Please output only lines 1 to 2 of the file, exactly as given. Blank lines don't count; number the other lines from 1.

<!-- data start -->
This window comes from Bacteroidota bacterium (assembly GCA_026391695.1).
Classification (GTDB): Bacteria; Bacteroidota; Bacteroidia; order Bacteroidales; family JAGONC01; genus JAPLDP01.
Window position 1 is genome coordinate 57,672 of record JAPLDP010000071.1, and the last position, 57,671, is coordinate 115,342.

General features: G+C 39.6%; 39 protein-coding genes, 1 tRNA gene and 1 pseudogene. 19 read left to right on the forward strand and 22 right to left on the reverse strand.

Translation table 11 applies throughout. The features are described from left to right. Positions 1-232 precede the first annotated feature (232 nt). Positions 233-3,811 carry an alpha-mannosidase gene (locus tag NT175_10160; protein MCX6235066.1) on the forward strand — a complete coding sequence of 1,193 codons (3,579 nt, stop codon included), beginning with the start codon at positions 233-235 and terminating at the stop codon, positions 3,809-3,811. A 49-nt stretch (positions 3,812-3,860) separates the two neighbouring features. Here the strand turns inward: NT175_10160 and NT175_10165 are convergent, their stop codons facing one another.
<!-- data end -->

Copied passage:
This window comes from Bacteroidota bacterium (assembly GCA_026391695.1).
Classification (GTDB): Bacteria; Bacteroidota; Bacteroidia; order Bacteroidales; family JAGONC01; genus JAPLDP01.